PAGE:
Running a managed service provider is hard—harder than a lot of other businesses, in fact.
Technical problems don’t confine themselves to business hours, and when a client’s business is reliant on technology to run, every glitch can feel like an emergency worth yelling at you for.
Add constant and ever-increasing cyber risks, and some days it’s all you can do to keep your head up. (I feel you, seal.)
That’s exactly why taking a break from it all is so important.
Time off: 0 days
Read any Reddit thread or Facebook discussion on MSPs and vacation time and invariably you’ll find a bunch of jokers:
You guys get vacation?
Vacation? What’s that?
Yeah, I had a day off. Once. 5 years ago.
The jokes hit hard because for many MSP business owners they’re true. They haven’t had any time away from the business in many months or even years.
I know you know all this. But I’m saying it again because it’s really important: You need to take time off from your MSP to protect yourself, your business, and the people around you. And it needs to be real time away, where you unplug both figuratively and literally from the demands of work.
If you’re waiting for permission to take a vacation from your MSP business, I hereby grant it.
If you need some help figuring out how to step away from your business for a break, that’s what this post is all about. Keep reading.
How to take time off from your MSP
Ease into it
If you’ve never taken any time off from your MSP before, you may want to test the waters with some shorter, local breaks.
These experiments can help you understand how it feels to be away, how your clients react, and how to deal with issues that might crop up.
For example, you might plan your breaks around holiday long-weekends so you can get five days off but only be away for two business days.
If you stay at home or travel only a few hours away, and make sure you have internet access wherever you go, it can help calm fears that disaster will strike and you won’t be able to respond.
All of this can help build your confidence in taking longer vacations. It can also point you to gaps in your coverage plan that can be shored up before going on a longer trip.
Book your backup
You’ll want to arrange for somebody to handle your client support while you’re gone. Don’t try to step away, thinking you can be on call to handle anything “really urgent.”
You know your clients. You know how technology works. Chances are good, you’ll be getting calls throughout your vacation—which means you’ll end up with no vacation at all.
As a solo operator, you have a couple of options for lining up these backups.
Partner with another MSP
Asking another MSP to take on your client calls while you’re away is probably the most popular option for ensuring you have backup.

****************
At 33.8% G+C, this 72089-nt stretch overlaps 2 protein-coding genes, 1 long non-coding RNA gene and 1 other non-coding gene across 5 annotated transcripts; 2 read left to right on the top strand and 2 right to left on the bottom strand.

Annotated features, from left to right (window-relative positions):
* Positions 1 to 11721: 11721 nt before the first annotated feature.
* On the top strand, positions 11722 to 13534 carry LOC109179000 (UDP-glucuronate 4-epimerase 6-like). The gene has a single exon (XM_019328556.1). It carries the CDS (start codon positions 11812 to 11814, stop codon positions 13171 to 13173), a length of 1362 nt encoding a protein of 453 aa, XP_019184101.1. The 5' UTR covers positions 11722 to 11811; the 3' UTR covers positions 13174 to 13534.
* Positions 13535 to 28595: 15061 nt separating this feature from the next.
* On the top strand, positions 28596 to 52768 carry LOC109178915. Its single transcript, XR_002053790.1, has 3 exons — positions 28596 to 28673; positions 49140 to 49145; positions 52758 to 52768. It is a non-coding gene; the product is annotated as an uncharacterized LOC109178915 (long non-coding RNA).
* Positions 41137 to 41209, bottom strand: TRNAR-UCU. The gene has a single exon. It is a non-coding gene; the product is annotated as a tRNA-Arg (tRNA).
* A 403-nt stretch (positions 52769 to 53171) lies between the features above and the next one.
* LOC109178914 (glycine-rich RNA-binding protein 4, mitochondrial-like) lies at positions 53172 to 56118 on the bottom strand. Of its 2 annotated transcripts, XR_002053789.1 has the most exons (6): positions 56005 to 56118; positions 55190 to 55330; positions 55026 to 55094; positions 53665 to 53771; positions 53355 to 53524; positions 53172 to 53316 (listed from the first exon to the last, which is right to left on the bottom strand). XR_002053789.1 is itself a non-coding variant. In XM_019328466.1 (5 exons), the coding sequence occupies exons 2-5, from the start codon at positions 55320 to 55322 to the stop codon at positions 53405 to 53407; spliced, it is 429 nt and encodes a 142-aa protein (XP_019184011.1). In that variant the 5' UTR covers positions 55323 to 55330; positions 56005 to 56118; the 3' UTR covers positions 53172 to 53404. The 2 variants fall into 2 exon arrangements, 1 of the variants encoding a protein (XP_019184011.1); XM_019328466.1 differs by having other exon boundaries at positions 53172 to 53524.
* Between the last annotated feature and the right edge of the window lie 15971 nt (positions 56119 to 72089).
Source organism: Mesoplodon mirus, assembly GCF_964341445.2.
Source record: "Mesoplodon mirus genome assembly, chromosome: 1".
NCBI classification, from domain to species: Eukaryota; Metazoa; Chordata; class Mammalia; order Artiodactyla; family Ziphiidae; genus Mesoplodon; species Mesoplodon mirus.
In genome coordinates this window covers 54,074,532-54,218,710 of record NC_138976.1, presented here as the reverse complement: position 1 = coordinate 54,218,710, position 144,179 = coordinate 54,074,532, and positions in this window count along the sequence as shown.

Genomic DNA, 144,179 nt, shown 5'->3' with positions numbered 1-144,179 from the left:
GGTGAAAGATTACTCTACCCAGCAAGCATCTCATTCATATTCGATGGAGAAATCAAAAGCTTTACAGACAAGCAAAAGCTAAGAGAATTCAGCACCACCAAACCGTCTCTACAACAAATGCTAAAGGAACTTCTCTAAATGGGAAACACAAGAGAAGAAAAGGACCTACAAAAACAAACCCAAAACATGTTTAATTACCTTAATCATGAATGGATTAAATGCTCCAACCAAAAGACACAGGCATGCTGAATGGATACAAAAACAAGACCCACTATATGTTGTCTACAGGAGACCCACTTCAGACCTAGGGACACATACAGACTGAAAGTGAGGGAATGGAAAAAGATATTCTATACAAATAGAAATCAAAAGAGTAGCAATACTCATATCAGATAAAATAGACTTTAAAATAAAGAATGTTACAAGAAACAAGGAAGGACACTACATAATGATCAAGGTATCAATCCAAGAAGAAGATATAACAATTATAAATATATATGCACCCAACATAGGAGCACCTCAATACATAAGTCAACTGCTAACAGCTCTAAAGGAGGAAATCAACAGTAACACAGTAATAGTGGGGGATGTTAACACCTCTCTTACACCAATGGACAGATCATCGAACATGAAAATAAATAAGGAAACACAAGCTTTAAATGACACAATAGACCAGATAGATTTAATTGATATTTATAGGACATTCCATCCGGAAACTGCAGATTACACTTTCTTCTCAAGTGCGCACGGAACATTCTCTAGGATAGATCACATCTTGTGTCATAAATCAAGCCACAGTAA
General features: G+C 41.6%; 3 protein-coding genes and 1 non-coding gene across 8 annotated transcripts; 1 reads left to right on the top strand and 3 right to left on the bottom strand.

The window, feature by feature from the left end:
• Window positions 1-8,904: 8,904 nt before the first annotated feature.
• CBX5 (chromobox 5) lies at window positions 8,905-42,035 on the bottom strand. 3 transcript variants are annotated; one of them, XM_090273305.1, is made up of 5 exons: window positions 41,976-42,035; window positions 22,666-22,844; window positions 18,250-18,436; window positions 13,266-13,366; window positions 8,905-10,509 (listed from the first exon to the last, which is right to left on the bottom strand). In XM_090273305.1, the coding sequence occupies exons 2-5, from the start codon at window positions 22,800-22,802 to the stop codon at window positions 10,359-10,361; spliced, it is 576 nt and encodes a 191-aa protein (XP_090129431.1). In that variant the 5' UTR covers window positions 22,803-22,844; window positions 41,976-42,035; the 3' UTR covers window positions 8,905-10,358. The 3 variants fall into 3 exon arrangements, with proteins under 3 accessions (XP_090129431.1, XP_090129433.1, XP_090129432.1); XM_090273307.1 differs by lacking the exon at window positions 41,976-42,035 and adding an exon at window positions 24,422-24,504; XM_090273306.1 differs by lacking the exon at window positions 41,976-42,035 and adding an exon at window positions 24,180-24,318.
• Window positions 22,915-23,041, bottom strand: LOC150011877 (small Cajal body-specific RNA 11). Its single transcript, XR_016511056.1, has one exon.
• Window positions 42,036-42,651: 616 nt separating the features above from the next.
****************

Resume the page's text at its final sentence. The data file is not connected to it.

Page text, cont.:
Find another MSP of your size and trade coverage. You cover for them when they go away, they cover for you. Look for companies that use the same PSA and RMM tool as you so that the pickup is smooth.
If the MSP is a bit bigger than you, you might need to pay them. (Bonus: If your exit strategy is to eventually sell to a bigger MSP, then developing a relationship like this can pay dividends down the road as they get to know you and your client base.)
Hire an outsourced help desk
Incidentally, they can also be a great way to expand or supplement your service even when you’re in the office so the full burden isn’t always on you.
The key to making these outsourced relationships work is to have clear and comprehensive documentation on your processes that you can share with their teams.
Hire a subcontractor or freelancer
When a full help desk on call might be overkill, you can always look at a single subcontractor or freelancer. Just like looking for partner MSPs, you can find subcontractors by putting the call out in MSP communities and forums.
If you think you’ll need on-site coverage while you’re on vacation, consider making arrangements with a dispatch tech service like Field Nation or a local freelance resource.
MSP Jesse Perry recently took a stress-free vacation by layering his backup. First, he lined up a tier 1 subcontractor out of state that he trusted to be client-facing. This tech could handle calls, ask questions, and solve simpler problems.
On top of that he paid a local freelancer to be on call. “It was literally just a retainer to answer the phone if I or my sub called, drop everything and go onsite within a two-hour time window.”
Even though the freelancer was never dispatched, Jesse said knowing that he was there was worth every penny of the retainer because “during that vacation I was totally without a care. I literally paid $1,000 for zero stress.”
No matter what, you’ll want to vet any potential partners carefully and dig into expectations on both sides.
Communicate clearly with your clients
Tell your clients well in advance of your vacation plans. Let them know you’ll be unreachable and who to contact if they have an issue.
You can, of course, give them your contact information to use in an emergency but this isn’t recommended. They will use it. Better to train clients that you’ll be offline and that any questions should be directed to your backup.
It can also be a good idea to review your SLAs with clients, including issue classification list, to go over what constitutes an emergency and what might be able to wait until you’re back.
It can be done
By now, I hope you see that taking a vacation from your MSP business is absolutely doable, even in the early days.
It does require planning and time, though. Time to develop and document processes, time to build relationships with backup contacts, and time to get comfortable with the idea of letting go for a few days.
If you have none of these structures in place, now is the time to start building them. You can do it! And that day when you finally kick back without a (business) care in the world, it all becomes worth it.